THE recent and long-overdue jailing of David Norris and Gary Dobson for the vicious and hate-filled murder of Stephen Lawrence has, for all the wrong reasons, brought the historic South-east London town of Eltham back into the spotlight.
Received wisdom is at least three more of Stephen Lawrence’s murderers still walk the streets of south east London, although police are now saying that number could be even higher.
There is no doubt that his killers were a bloodthirsty and racist bunch of scumbags who deserve the longest possible stretch of incarceration at Her Majesty's pleasure.
Eltham under the microscope
The facts of the case, the police incompetence and corruption, and the links of the suspects to the top of the criminal underworld and beyond, have been scrutinised thoroughly by both the state and by many great journalists - not least Brian Cathcart in his brilliant book The Case of Stephen Lawrence – a must read if you ever really want to understand this whole affair.
But over the past 18 years, many articles have been printed in the national papers portraying Eltham as the race-hate capital of London - where black and Asian people fear to set foot, where reams of neo-Nazi graffiti are plastered on every available wall and where both the political far-right and various academics have attempted to suggest there is some kind of invisible “frontline” in a perceived “fight” against multiculturalism.
Perhaps the most notorious article was Brian Reade’s visceral piece in The Daily Mirror in early 1999 with the headline “Into Hell: Estate of Hate”. Reade spends a Saturday wandering the streets and visiting the shops and pubs of Eltham, and paints an almost hysterically bleak picture of sink-estates, outright neo-Nazi-indoctrination of children and utter fear amongst what few BME people he could find in the area.
His article was joined by pieces appearing in several other papers, including The Times, that thundered Eltham was “notorious” and a “no-go” area for anyone without a pale pink complexion.
The profile articles have been brought up to date and many now seem to accept, to some extent at least, the area has moved on. But still the media seems to paint Eltham as an anomaly town - some kind of abnormal blight on the landscape populated by violent white gangs who bully their way around with police turning a blind eye. The question I want to address here is whether the portrayals were justified, and whether they remain so now.
A normal place to grow up?
I spent the first 20 years of my life growing up in the very centre of Eltham and I was almost 15 at the time of the Stephen Lawrence murder. I was abroad on a school exchange trip at the time of the murder - but the news that a young man had been stabbed half a mile from my home travelled even as far as our coach taking us around northern Germany.
I have to confess I don’t recall being especially surprised or shocked about the murder at the time – certainly not any more so than by any other major crime that took place on my doorstep. It was something of an accepted fact in the 90s, even amongst my more middle class contemporaries, that stabbings happened in London. Long before the recent tabloid hysteria over inner-city knife-crime had reached its full crescendo, the carrying of blades was fairly commonplace. I even remember some teenage classmates from the very school trip I had been on in April 1993 smuggling butterfly knives they had purchased back through customs, as they had recently been banned in the UK but remained on sale in Germany.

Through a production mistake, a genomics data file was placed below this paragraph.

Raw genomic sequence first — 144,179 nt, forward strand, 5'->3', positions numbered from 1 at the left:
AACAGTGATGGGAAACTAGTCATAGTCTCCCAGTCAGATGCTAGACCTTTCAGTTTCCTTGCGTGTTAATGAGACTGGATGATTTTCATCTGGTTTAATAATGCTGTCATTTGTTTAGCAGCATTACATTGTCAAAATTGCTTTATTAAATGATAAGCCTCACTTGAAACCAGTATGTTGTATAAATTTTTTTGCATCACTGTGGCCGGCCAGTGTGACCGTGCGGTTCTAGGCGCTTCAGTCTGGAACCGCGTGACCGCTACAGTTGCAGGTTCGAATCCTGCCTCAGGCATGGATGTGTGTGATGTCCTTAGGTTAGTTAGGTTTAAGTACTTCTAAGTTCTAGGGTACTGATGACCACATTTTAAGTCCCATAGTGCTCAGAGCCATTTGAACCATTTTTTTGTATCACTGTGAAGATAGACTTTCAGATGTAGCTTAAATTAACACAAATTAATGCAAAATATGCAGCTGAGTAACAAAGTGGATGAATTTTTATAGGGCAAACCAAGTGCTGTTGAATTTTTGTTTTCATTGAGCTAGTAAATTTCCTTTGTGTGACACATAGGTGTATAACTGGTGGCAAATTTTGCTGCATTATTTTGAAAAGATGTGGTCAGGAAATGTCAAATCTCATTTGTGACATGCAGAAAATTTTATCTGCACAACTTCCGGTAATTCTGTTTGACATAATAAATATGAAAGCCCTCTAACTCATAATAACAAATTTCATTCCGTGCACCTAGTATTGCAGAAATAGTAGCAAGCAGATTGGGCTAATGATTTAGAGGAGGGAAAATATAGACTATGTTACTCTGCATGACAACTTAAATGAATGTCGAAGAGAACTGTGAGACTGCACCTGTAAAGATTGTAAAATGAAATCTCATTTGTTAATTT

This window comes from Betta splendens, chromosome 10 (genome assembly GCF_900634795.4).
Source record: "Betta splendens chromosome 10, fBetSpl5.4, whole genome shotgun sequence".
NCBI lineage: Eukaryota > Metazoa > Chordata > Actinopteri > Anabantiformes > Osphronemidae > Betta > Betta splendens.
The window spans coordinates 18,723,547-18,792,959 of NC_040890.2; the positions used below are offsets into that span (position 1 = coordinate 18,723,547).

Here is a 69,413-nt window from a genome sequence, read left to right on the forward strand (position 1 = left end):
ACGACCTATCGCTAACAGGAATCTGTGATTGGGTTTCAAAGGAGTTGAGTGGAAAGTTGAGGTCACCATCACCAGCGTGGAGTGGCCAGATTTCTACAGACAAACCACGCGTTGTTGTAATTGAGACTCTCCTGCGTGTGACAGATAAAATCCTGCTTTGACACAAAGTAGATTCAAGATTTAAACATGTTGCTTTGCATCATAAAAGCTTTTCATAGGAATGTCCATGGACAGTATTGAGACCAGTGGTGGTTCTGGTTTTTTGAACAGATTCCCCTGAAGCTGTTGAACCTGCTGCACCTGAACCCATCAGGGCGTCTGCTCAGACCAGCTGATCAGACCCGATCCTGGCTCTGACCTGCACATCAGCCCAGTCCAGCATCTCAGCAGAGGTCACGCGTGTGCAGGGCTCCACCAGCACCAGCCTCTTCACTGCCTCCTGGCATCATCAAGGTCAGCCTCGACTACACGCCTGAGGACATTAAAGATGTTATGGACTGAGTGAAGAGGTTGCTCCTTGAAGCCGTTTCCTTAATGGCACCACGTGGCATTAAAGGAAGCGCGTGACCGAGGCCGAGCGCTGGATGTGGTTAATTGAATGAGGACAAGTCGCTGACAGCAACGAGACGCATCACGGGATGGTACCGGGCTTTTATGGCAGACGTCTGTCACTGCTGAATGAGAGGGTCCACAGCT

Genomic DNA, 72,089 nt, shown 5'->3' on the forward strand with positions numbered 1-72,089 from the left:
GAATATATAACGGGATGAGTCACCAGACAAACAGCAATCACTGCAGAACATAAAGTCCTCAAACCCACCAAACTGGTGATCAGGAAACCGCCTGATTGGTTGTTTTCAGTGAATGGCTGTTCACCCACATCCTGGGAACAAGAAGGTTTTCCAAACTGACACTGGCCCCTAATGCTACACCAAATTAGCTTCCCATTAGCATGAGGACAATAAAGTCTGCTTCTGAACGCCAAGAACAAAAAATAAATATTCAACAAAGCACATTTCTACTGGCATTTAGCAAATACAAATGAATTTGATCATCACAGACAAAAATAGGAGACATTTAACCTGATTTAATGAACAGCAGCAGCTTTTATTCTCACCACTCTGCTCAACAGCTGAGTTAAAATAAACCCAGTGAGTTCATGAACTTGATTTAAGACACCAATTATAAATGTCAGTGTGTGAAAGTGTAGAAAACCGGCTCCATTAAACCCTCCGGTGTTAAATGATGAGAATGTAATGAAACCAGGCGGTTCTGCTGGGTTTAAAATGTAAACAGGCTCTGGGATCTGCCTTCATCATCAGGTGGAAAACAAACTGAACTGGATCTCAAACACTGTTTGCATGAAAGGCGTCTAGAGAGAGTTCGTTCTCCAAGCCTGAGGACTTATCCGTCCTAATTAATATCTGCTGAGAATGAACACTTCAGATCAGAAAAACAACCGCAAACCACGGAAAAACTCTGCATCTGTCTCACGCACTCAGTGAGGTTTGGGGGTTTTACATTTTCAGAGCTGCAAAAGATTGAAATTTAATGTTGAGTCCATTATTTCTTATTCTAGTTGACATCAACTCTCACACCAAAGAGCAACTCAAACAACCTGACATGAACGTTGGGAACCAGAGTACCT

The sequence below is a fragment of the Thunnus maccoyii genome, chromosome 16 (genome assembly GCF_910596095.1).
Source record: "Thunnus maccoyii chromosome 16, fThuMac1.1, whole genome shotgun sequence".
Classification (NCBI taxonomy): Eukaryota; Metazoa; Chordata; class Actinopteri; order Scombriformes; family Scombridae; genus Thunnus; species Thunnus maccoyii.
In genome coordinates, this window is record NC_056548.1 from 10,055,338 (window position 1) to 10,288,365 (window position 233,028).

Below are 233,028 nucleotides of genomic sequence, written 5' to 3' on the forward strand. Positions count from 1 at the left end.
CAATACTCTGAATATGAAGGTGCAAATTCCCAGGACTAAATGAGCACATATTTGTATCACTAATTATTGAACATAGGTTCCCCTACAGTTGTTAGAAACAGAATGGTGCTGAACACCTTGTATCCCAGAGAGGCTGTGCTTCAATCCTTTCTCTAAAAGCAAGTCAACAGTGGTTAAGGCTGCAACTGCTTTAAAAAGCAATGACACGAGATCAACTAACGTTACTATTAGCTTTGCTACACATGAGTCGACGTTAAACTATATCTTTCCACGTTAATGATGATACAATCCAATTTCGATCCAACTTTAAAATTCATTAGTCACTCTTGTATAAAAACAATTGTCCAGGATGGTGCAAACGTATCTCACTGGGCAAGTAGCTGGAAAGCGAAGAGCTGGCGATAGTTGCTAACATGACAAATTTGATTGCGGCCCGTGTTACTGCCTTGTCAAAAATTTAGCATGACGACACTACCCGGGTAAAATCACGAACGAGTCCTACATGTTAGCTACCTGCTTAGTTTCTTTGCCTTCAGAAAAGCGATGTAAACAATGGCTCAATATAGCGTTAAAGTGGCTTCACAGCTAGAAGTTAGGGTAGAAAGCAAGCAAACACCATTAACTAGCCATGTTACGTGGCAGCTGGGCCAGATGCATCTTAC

This is not in any way to justify or trivialise the seriousness of knife crime of the murder of Stephen Lawrence. But it is to point out that even back in the relatively innocent “good old days” before mobile phones, the internet and globalisation had taken hold, violent crime in London was not something consigned a few movies. Those many people with rose-tinted spectacles about how everything was better in the “good old days” would do well to remember that.
To me and my friends, Eltham was always a place you didn’t hang about in unless you were a bit of a tough nut – particularly outside the church at the crossroads of Well Hall Road and the High Street. Instead, leafy Bromley with its safe and shiny new indoor shopping centre was our hangout of choice.
On the times we did walk the streets of Eltham, I remember being careful to avoid other groups of youngsters, particularly older ones, on the absurd basis they were likely be “harder” than you and would almost certainly have to beat you up if you crossed their path. As a pupil of a smaller school slightly outside of the main Eltham area, I also went to great lengths to hide my uniform from sight on my daily route to the bus stop after being deliberately knocked to the floor in the High Street by some of the kids from the bigger schools.
But was my experience of growing up in Eltham any different from that of other youngsters anywhere else in England? I suspect not.
I remember spending many a happy weekend hour in 93 & 94 at the back row of The Coronet cinema engaging in my first torrid teenage fumbles – merely yards from the very spot Stephen Lawrence was slaughtered.
I spent many hours at my best friends Turk-Cypriot father’s cafe down by Eltham Station on Well Hall Road - even helping him out with pizza deliveries on the very same Brooke estate Brian Reade and many other journalists had painted as being the very epicentre of race-hate hell in England.
I even remember the mocking of Reade’s article at my old local The Rising Sun which was a pub singled out in the piece as having “no black face to be seen” with the then landlord of the pub – who happened to be a black St Lucian.
But as a pasty-white Anglo-Saxon middle-class kid, terrifying similar in many respects to something out of The Inbetweeners, clearly my experience of growing up in Eltham would almost certainly have been different had I been black.
The evil side